Monday, October 19, 2009

A Manic Monday

Today is a special day at the high school.  It is an inservice day, which means that the students are off and we, the faculty, are at school learning how to be better teachers.  It is a great idea, because it gives us work time and really does help us grow as educators (you don't want a dunce teaching your kids afterall) but at the same time, I wish I was home in bed still like the students.  I will say that my first seminar today on 21th Century Learning skills is very interesting, though not really going through things I haven't done before.  In fact, we are creating blogs right now.  You already know that I am a MASTER BLOGGER (imagine that spoken by Ian McKellen as if he were saying "YOU SHALL NOT PASS!!!")...and we also know that I love the parenthesis.  So I'm going to cover my first movie related post while all the other teachers are figuring out how peg A fits into hole B.

This weekend I saw a film that's trailer has haunted me since I first saw it on pay-per-view back in elementary school.  It is Adrian Lyne's Jacob's Ladder, which almost turned out to be as disturbing as I had always imagined the film would be.  For those of you unfamiliar, it tells the story of Jacob Singer (Tim Robbins) who is a Vietnam vet who appears to be seeing strange and frightening images around him as he attempts to go about his normal life and it all seems to be tied into a specific night in Vietnam during the war.  When he discovers that all of his old war buddies are seeing the same things, he begins to suspect conspiracy.  The trailer is attached below:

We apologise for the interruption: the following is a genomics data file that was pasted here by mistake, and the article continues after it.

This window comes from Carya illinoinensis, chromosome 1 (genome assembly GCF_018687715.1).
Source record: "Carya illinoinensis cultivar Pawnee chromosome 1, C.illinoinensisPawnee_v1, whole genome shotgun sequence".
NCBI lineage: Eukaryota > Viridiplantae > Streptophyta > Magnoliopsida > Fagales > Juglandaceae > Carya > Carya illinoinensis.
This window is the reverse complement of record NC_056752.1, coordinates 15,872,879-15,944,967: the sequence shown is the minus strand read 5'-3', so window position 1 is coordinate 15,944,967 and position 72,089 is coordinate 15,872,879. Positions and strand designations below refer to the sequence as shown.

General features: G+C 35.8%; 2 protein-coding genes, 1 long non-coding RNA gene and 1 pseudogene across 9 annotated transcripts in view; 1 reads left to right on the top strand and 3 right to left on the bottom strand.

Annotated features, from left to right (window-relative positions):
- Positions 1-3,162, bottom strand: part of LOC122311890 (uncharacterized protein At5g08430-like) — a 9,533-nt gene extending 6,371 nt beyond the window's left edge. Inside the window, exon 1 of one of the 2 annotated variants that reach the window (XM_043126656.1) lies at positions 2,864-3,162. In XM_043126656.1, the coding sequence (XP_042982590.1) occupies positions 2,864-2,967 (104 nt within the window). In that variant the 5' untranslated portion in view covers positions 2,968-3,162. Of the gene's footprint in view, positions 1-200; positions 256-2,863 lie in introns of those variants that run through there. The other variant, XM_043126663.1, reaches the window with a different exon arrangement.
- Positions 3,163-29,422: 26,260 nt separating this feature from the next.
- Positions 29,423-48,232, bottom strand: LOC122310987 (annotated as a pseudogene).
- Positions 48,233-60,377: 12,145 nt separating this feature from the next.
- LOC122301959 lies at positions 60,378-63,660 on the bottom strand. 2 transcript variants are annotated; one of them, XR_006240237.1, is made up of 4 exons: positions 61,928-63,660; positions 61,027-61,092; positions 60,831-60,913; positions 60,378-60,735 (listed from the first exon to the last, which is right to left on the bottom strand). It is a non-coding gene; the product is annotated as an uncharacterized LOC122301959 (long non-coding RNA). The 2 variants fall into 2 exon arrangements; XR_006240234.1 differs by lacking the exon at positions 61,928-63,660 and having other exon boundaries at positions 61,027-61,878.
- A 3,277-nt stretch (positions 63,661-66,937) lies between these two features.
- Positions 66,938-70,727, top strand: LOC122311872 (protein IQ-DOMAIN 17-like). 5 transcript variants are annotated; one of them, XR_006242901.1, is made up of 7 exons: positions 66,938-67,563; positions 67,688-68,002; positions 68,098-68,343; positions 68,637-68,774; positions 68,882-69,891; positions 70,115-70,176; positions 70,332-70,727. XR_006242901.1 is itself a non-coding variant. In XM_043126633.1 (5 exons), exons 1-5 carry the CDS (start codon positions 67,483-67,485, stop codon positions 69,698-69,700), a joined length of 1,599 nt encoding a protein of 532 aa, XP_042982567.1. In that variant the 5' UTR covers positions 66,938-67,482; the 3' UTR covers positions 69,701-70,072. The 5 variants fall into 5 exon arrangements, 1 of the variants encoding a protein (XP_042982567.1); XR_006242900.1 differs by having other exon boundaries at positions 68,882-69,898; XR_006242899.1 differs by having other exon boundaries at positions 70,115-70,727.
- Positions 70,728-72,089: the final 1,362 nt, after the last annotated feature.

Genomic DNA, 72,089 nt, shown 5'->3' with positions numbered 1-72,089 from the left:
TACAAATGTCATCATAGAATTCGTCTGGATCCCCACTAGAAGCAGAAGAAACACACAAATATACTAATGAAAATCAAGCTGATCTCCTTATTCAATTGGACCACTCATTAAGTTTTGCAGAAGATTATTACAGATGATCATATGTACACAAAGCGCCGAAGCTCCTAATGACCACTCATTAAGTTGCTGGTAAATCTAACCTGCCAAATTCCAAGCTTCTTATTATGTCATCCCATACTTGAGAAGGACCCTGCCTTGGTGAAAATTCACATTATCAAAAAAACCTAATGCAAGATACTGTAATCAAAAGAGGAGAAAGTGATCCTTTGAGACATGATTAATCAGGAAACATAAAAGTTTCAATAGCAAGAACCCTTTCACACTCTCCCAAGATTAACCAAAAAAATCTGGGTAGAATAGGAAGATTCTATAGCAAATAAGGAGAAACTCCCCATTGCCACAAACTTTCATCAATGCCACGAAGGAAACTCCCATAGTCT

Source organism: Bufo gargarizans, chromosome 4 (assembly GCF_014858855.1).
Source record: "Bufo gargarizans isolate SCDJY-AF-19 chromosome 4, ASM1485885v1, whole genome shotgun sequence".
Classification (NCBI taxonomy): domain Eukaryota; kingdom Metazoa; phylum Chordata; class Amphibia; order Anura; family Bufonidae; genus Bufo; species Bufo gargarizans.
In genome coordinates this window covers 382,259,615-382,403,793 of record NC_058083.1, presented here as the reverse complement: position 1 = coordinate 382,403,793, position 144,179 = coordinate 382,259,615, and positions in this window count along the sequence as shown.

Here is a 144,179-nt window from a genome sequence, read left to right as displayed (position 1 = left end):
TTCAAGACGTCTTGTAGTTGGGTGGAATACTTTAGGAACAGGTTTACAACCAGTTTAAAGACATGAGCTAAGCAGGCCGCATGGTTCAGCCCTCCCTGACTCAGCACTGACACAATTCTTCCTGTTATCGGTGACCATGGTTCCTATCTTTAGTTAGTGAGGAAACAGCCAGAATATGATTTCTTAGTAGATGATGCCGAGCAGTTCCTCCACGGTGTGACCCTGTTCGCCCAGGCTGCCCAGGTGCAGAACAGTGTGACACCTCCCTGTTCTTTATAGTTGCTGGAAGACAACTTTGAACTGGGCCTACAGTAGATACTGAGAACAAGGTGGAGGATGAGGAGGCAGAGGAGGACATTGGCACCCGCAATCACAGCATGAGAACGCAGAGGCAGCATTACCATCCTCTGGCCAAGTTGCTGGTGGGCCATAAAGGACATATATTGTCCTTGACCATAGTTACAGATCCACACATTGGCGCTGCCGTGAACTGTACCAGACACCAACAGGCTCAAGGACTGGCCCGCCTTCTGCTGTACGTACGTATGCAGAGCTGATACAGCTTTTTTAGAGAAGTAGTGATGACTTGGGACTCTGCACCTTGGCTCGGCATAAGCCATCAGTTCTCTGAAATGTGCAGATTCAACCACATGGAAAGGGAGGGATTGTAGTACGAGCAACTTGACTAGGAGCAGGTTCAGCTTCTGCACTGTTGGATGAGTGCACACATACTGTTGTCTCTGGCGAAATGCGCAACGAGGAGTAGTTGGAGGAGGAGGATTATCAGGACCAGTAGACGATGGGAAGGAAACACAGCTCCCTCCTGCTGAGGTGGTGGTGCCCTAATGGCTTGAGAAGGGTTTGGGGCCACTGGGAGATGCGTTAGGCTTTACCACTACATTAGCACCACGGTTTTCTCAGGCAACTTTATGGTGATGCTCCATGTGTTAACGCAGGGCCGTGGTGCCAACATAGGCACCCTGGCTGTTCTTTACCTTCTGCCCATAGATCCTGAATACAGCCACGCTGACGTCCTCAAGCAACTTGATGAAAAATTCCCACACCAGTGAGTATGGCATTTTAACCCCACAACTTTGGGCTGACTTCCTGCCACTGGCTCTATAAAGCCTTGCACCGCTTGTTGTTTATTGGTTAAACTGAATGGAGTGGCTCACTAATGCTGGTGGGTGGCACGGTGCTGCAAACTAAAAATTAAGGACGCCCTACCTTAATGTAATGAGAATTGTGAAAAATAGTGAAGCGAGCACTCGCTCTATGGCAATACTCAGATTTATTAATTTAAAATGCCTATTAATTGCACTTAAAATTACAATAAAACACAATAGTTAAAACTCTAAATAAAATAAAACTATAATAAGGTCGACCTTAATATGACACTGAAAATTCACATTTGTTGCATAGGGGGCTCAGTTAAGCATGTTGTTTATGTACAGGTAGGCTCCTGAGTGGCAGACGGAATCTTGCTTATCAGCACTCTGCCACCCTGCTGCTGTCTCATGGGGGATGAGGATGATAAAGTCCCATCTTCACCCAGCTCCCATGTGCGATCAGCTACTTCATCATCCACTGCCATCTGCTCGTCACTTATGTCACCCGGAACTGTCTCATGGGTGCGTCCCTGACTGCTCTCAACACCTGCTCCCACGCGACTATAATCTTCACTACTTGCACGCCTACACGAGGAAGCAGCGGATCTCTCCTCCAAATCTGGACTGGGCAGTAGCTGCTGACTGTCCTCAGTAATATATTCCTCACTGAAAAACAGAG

If you watched the trailer, you can see that the film promises to leave a lasting impression with you and I must say that it certainly did.  I was surprised at the disturbing images of screaming heads, eyeless faces, and strange slimy beasts that I saw and even more surprised by what I didn't see.  Much like the shower scene in Psycho, Lyne paces the shots and editing that you see so little, but just enough to where your mind can fill in the blanks with the horrors that it can imagine. It has been said that this film has inspired the video game Silent Hill as well as the visual style of several films (Event Horizon and In the Mouth of Madness come to mind) and I was very impressed with how it made me feel.  I almost dreaded every scene change and every new character that was introduced because I never knew when the story was going to swing into another vision of horror, which gives the viewer a real impression of what it must be like to have to live with horrific hallucinations and flashbacks.  That shows the artistry of the filmmaker more than any cheap 'jump scares' ever could (though I'm not against the 'jump scare', I'm sure I'd fill a horror movie with them if I was making one).  So I highly recommend Jacob's Ladder to anyone who enjoys a thriller that is just a little off and makes you think a little harder.  Be warned viewers, it is not for the squeamish.

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